Many people who have excess LDL cholesterol also need to take medicine to lower their cholesterol levels at some point.
This is especially true for people with atherosclerotic cardiovascular disease or those who are at high risk for developing it.
Statins – in combination with lifestyle changes – are still the drug treatment of choice. Research has shown that the use of statins can reduce the risk of cardiac events like heart attack, stroke and related death. There
are at least seven statins available, and they work in different ways; for example by:
- Reducing the amount of cholesterol made by the liver
- Removing cholesterol from the blood
- Reducing cholesterol in plaque
- Reducing inflammation from plaque
- Preventing plaque from dislodging or forming a clot that may block an artery
As with any medication, it is important to tell your doctor about any side effects or problems from statins. Though side effects are not common, your doctor may decide to:
- Order a blood test to find out if there may be another cause of your symptoms
- Lower the dose of the statin you are taking
- Switch you to a different statin
- Prescribe an alternative dosing schedule
Other Medications to Lower LDL
Other non-statin medications that predominantly lower LDL-cholesterol include:
- Cholesterol absorption inhibitors (ezetimibe) lower the amount of cholesterol in the blood.
- PCSK9 inhibitors are used for high-risk patients who either have a genetic cholesterol disorder (called familial hypercholesterolemia)
or who have established heart disease but have not had enough reduction in LDL cholesterol levels even after taking the maximum tolerated amounts of statins or ezetimibe.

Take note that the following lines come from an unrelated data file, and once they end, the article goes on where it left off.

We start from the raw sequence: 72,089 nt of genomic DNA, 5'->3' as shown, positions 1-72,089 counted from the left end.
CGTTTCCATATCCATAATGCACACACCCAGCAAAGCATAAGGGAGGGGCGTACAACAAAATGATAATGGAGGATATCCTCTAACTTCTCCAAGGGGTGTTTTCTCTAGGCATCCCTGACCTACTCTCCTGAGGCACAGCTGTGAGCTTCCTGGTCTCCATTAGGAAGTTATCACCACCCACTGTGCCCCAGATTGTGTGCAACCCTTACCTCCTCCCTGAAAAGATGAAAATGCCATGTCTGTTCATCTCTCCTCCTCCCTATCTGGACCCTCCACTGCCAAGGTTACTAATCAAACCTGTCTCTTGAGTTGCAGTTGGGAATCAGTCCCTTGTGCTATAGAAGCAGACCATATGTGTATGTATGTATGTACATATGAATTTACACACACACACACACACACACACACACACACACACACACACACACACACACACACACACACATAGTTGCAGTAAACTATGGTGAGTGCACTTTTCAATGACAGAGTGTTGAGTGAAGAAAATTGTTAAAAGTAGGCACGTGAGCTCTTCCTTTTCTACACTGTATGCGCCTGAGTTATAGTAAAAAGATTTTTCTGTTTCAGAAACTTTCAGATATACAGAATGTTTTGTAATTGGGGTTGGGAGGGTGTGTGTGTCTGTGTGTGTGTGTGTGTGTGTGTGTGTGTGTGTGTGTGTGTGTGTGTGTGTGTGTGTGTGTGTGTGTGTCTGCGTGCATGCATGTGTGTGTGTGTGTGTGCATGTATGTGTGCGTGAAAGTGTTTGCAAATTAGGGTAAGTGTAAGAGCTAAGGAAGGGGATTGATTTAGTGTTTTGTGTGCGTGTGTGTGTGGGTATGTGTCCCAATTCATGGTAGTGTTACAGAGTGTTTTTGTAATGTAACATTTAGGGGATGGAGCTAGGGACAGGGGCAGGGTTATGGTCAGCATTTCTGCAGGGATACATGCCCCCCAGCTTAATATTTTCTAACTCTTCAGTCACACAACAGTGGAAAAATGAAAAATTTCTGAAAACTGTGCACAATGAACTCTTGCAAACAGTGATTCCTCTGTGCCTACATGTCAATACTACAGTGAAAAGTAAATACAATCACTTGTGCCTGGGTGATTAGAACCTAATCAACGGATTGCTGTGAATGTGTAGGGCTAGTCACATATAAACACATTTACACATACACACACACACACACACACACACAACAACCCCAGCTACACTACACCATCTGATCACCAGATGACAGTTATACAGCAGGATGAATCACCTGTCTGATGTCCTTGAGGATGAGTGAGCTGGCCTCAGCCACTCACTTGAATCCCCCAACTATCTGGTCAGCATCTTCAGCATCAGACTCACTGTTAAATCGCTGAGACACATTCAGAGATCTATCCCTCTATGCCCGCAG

- Bempedoic acid blocks a slightly different step in cholesterol production than statins and is less likely to cause side effects on muscles sometimes experienced with statins. It is approved for use in high-risk patients with familial hypercholesterolemia or with heart disease who need to lower their LDL despite maximum tolerated amounts of statins.
- Bile acid sequestrants or resins bind cholesterol in the intestine and block absorption.
Medications to Lower Triglycerides
In addition, medications to lower triglyceride levels might be used:
- High-dose omega-3 fatty acids lower triglyceride levels. Icosapent ethyl (EPA) has been shown to lower recurrence of cardiac events in addition to lowering triglycerides.
- Fibrates and niacin mostly lower triglycerides but also lower LDL cholesterol to some extent.
Take as Directed
No matter which medication your clinician prescribes, take your medications exactly as directed. That’s the only way to make sure they work as intended. If you have side effects or concerns, talk with your health care provider before making any
Work with your provider to make sure you get your cholesterol down to a level that will keep you healthy for the rest of your life. Your pharmacist is also a good resource if you have questions.